Zebaztian “The Bandit” Kadestam has always been game for action.
Growing up in Uppsala, Sweden, where “it was cold 90 percent of the time,” the welterweight stumbled onto martial arts at the age of eight courtesy of judo. He does not necessarily remember what led him to grab a gi and hit the mat, but what he knows exactly why it stopped.
“It was too playful,” the 26-year-old says, bluntly.
Kadestam was enamored with the older judokas in his presence. He wanted to throw his peers around on the mat. But when the judo action he desired did not come fast enough, the lack of patience got the better of the young man, and he quit.
In its place, the Swede discovered Muay Thai, and picked up training before hitting his teen years. The sport, known for its devastating kicks, fists, elbows and knees, initially concerned Kadestam’s parents.
“They did not want me to do it at first, but I did anyway,” he recalls. Soon enough, however, they relented and encouraged their son in his new pursuit. “I could not have gotten better support.”
Unlike judo, Muay Thai held Kadestam’s attention. It would also prove to be the gateway to his future profession as mixed martial artist. Kadestam’s introduction to mixed martial arts came courtesy of a local boxer, who also happened to be a Brazilian jiu-jitsu practitioner at a Swedish youth program.
He fell in love with the spot immediately, and moved his training to the Pancrase Gym in Stockholm, just a stones throw to the east. At the urging of his trainer, he left for stint in Thailand to hone his skills in 2010.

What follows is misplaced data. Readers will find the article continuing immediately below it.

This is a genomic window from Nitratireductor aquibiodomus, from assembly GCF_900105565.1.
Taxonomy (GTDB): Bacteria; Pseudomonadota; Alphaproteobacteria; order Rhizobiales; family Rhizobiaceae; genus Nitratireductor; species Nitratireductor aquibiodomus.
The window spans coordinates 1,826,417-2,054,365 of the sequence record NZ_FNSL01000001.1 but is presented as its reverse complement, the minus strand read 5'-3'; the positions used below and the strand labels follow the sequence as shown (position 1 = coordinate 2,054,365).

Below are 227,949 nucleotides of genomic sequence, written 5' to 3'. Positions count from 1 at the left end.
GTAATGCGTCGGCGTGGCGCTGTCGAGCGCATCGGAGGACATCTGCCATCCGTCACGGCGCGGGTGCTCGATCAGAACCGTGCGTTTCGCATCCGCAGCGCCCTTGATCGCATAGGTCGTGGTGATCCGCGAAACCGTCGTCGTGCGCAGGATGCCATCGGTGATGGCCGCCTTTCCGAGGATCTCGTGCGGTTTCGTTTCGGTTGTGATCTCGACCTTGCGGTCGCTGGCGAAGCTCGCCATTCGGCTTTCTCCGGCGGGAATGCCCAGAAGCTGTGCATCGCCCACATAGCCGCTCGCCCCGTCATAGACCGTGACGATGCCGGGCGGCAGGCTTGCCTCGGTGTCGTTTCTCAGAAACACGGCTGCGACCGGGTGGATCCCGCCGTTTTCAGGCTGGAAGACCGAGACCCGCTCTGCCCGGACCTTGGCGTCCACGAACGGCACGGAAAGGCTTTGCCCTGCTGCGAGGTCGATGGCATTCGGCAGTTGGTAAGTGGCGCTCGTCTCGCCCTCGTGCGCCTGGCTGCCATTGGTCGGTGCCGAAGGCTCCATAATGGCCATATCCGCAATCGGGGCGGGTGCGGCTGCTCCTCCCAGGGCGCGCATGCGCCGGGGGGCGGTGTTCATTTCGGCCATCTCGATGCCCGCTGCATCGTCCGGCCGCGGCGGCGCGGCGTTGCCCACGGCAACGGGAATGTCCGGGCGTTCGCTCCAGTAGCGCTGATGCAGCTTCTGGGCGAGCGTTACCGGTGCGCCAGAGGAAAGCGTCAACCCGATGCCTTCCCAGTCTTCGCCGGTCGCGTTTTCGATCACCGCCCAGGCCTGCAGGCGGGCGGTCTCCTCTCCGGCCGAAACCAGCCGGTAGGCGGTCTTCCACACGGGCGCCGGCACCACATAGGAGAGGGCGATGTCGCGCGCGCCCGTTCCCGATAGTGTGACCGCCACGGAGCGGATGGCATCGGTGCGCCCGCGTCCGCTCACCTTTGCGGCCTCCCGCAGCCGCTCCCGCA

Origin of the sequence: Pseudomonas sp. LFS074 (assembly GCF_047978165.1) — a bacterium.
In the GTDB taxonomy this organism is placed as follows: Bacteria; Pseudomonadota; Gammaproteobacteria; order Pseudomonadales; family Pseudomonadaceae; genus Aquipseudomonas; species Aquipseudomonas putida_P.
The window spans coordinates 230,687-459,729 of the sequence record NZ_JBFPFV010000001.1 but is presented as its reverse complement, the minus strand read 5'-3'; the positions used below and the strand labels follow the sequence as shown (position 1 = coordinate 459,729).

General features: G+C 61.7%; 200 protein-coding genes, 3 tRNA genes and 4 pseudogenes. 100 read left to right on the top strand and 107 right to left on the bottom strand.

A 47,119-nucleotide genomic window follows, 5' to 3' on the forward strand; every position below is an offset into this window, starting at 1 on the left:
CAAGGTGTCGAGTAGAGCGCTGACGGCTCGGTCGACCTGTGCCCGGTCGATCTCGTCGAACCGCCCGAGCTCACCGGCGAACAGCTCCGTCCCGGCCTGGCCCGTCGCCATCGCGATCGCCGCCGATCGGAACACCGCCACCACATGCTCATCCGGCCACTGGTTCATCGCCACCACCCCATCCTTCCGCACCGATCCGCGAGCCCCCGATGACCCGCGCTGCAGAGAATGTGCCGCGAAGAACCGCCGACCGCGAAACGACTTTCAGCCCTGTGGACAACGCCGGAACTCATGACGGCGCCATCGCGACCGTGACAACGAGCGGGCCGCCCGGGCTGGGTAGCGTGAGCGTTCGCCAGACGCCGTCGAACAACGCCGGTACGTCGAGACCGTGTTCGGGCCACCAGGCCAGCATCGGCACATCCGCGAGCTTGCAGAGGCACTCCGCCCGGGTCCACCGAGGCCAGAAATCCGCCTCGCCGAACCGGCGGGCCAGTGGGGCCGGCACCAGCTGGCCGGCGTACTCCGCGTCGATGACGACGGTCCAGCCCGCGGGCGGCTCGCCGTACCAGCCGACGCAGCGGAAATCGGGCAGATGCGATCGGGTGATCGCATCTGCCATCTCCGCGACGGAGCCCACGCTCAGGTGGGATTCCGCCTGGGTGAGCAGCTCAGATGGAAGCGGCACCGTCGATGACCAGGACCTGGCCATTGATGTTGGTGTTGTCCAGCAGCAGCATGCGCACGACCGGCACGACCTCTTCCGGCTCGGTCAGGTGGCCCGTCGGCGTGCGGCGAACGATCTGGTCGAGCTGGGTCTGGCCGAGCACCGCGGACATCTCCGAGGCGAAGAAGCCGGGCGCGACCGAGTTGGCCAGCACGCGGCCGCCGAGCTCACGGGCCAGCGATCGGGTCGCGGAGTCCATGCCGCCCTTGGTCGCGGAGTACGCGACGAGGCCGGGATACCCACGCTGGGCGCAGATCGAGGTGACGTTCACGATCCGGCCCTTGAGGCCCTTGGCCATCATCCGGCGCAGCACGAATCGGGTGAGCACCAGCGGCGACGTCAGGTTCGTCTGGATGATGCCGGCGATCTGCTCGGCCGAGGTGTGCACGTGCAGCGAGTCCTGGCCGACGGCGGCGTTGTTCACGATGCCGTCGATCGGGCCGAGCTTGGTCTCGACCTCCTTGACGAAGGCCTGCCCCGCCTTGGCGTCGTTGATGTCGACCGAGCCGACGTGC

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Eventually, “The Bandit” landed at Legacy Gym Boracay in his now-adopted country of the Philippines. His skills were sharpened so much under famed kickboxer and ONE Championship veteran Ole Laursen, he made his professional mixed martial arts debut in 2011, where he annihilated his opponent Seok Mo Kim.
“It was crazy,” Kadestam begins. “Kim, he talked a lot about me before the fight. I guess he had more experience than me, but it fuelled my fire. I knocked him out with the first punch after a couple of seconds.”
Fourteen seconds to be exact. “It felt like a dream,” he says of getting his hand raised for the first time.
Kadestam became very familiar with getting his hand raised as his career progressed. The judges were not necessary in his first four contests, with each victory coming by way of stoppage. “The Bandit” hit a wall in bout number five, however, as he suffered a decision loss in July 2013.
The setback proved to be a motivating force.
“I learned to never underestimate anyone, and always push your body and mind close to the breaking point.”
Later that September, he was back to his winning ways. He rebounded with an opening-round, highlight-reel TKO win by way of head kick before snagging the Pacific Xtreme Combat Welterweight Championship in June 2014. He even captured a WBC Muay Thai title during his time as champion.
After a series of successful title defenses, Kadestam unfortunately suffered an injury, which left him on the sidelines for most of 2016. Now, he prepares for his biggest contest to date. He will make his promotional debut at ONE: DYNASTY OF HEROES on Friday, 26 May at the Singapore Indoor Stadium.
Despite the time off and a loss in his last professional outing, the Swede is relying on his days as a titleholder to push him to victory.
“I killed myself everyday in training to get there and it paid off,” he states. “Now I am hunting a new belt, and my motivation has never been greater.”